Finding Food Security in Portland

by Chloe Eberhardt

“…food affects all aspects of our life…we don’t recognize it is taking a toll on these other aspects of our life until we have a discussion.”

Food insecurity continues to persist in Oregon, leaving many struggling to find enough to eat every month. Between 2013 and 2015, Oregon was the only state to see an increase in food insecurity and hunger, even as the national rate declined and Oregon’s economy grew.

Over the course of 2016, Partners for a Hunger-Free Oregon connected with Supplemental Nutrition Assistance Program (SNAP) participants in the Portland-area to hear about their experiences of food insecurity and their solutions.

Participants expressed that interconnected factors influence their food security status. They highlighted multiple insecurities in their lives, including housing and transportation, policies that impact access and the effectiveness of food assistance resources, perceptions of stigma and a lack of empathy for their experiences. More details can be found in our recently released report Finding Food Security in Portland, Oregon: A Qualitative Study Among SNAP Recipients. The report features the voices of SNAP participants identifying key reasons they’re impacted by food insecurity, as well as recommendations from these findings.

The report findings were organized into a social ecological model of food insecurity, which includes six factors: individual, interpersonal, perceived environment, personal environment, built environment and policy, as well as 29 sub-factors that affect participants’ food security status.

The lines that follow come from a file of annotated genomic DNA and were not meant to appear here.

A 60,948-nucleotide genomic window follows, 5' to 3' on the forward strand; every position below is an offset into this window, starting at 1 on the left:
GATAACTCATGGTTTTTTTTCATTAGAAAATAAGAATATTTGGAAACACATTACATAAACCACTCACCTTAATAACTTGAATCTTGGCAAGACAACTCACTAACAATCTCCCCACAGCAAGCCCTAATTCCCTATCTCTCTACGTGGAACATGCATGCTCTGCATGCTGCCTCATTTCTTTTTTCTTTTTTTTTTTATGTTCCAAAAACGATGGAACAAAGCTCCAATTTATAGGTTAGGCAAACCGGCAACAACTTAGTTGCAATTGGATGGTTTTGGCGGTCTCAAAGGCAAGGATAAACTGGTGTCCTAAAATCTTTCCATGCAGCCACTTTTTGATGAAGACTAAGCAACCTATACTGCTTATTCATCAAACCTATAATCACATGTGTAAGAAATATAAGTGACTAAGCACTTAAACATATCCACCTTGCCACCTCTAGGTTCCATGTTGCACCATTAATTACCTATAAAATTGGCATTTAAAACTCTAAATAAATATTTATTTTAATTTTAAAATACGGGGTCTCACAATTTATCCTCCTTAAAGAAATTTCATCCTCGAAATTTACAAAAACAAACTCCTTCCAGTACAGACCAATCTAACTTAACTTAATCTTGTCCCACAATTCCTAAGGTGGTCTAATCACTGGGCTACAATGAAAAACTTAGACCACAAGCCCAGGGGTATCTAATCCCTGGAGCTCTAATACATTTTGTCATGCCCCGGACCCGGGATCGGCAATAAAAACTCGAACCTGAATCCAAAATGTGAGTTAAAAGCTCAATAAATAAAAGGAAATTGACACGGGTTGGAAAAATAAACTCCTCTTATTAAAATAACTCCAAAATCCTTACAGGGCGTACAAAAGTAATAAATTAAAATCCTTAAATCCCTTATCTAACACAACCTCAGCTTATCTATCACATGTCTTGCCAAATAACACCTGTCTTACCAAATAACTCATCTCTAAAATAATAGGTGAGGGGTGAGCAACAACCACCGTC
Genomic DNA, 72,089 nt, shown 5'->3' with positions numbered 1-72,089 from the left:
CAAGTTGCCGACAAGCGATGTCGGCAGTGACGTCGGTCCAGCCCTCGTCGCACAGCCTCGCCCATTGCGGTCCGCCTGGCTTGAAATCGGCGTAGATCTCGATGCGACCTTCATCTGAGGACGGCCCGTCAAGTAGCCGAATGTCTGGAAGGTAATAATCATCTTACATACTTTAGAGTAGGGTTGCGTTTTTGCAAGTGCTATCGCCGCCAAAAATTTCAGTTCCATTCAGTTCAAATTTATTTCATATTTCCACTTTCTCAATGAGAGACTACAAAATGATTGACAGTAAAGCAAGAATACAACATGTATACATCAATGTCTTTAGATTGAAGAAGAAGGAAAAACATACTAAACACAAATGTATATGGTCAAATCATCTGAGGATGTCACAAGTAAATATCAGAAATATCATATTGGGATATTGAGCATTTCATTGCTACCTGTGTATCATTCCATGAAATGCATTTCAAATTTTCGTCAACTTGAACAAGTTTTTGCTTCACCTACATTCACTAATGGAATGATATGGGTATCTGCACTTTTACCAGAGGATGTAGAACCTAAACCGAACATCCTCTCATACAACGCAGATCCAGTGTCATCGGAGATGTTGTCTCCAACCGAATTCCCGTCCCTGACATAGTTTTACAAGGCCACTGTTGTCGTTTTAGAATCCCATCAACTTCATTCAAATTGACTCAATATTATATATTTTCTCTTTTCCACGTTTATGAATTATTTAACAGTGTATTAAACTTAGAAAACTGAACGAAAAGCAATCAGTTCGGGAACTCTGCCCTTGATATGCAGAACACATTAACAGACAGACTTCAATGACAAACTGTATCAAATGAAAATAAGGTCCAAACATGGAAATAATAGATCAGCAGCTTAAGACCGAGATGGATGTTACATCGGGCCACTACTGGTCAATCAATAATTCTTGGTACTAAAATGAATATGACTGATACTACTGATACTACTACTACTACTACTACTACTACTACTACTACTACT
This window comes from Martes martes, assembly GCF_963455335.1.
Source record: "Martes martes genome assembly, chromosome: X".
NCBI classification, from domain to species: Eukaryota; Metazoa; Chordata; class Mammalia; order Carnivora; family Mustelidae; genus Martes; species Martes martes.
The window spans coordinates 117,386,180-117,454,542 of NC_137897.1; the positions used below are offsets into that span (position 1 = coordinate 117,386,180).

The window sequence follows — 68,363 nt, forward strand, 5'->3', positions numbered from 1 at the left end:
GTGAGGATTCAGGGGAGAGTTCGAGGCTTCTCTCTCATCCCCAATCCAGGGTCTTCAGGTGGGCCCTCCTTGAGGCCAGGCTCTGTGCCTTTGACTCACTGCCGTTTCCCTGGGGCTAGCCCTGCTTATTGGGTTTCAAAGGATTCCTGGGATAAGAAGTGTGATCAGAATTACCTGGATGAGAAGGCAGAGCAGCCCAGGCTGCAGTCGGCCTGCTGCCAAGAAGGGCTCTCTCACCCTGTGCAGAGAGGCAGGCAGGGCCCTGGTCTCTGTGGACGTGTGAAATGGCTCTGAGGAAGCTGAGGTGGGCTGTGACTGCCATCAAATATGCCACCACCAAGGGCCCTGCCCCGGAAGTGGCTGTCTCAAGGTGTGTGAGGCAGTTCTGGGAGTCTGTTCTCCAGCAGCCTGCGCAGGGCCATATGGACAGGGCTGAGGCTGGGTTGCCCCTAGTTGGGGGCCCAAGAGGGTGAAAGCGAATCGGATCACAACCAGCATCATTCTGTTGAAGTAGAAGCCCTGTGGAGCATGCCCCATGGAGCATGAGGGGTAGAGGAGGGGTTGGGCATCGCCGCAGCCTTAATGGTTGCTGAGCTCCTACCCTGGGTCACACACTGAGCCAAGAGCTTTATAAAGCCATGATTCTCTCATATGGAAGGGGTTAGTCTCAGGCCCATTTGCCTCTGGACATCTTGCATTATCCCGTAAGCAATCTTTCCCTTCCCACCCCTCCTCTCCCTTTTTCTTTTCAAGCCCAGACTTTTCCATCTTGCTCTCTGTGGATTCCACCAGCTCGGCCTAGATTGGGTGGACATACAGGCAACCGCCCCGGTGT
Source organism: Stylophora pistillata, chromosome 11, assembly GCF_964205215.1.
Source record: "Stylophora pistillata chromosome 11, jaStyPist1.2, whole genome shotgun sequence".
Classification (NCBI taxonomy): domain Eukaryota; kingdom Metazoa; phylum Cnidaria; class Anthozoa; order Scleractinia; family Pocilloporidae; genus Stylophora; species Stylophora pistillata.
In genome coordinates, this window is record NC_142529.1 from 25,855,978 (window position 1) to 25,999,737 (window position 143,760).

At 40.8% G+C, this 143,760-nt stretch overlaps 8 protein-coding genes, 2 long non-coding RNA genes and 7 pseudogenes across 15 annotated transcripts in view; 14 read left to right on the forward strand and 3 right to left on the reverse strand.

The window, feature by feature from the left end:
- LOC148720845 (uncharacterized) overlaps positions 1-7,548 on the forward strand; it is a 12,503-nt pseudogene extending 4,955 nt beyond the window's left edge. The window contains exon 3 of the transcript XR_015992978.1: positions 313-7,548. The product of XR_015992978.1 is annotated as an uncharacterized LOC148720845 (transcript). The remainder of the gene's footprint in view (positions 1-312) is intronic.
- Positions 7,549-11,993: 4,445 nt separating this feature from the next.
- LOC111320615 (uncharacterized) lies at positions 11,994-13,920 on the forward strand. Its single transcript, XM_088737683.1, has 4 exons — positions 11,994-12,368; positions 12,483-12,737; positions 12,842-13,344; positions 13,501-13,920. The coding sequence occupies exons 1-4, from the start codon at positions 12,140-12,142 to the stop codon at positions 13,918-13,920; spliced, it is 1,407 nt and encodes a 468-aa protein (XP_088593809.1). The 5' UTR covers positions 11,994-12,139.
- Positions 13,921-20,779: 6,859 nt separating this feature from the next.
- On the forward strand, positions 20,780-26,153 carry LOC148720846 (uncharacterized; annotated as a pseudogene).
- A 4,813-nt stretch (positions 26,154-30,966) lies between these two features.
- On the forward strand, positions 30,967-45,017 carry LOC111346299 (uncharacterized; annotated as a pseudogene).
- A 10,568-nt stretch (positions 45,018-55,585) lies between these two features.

Through this work we connected with Laura and Lois who provided in-depth looks into their lives to better understand how the highlighted factors combine to affect their food security status. Laura is experiencing food insecurity because of her precarious situation, while Lois feels food secure because she accesses multiple resources and has stability in many areas of her life.

Laura is a young, single mother of a sixteen-month-old. She currently couch-surfs, a housing situation that impacts her food security status as other people routinely eat the food that she buys and there is little room to store her food. She shops once per month when she receives a ride to a grocery store as she does not have her own transportation and the stores near her are too expensive. She runs out of SNAP by the middle of the month then depends on family members to help her out. She’s aware of other food resources but it’s hard for her to access those resources and difficult to carry food back on public transportation. Laura shared that at the end of each month she feels broke and hopeless to find enough food to eat.

Lois is an adult woman over 60 years old. Lois became homeless years ago when she could not find work in her field. She obtained temporary housing through a non-profit employment program and then secured permanent subsidized housing in Portland. Lois utilizes multiple services to obtain food security. She uses SNAP benefits to buy food at the beginning of the month then her Social Security to cover food costs once her SNAP benefits run out. She has health conditions and limited mobility, but she has resources so they do not negatively affect her food security status. She receives transportation from Neighborhood House to grocery stores once a week. And she is provided with a caregiver who assists her with cleaning and cooking. Lois says she is content with her current situation and that she almost always feels she has enough to eat.

The report concludes that food security is found when aspects of individuals’ lives discussed in the above model—such as housing, employment, living in a safe neighborhood, having a social support network—are stabilized.

To learn more, read the executive summary here [PDF, 466 KB]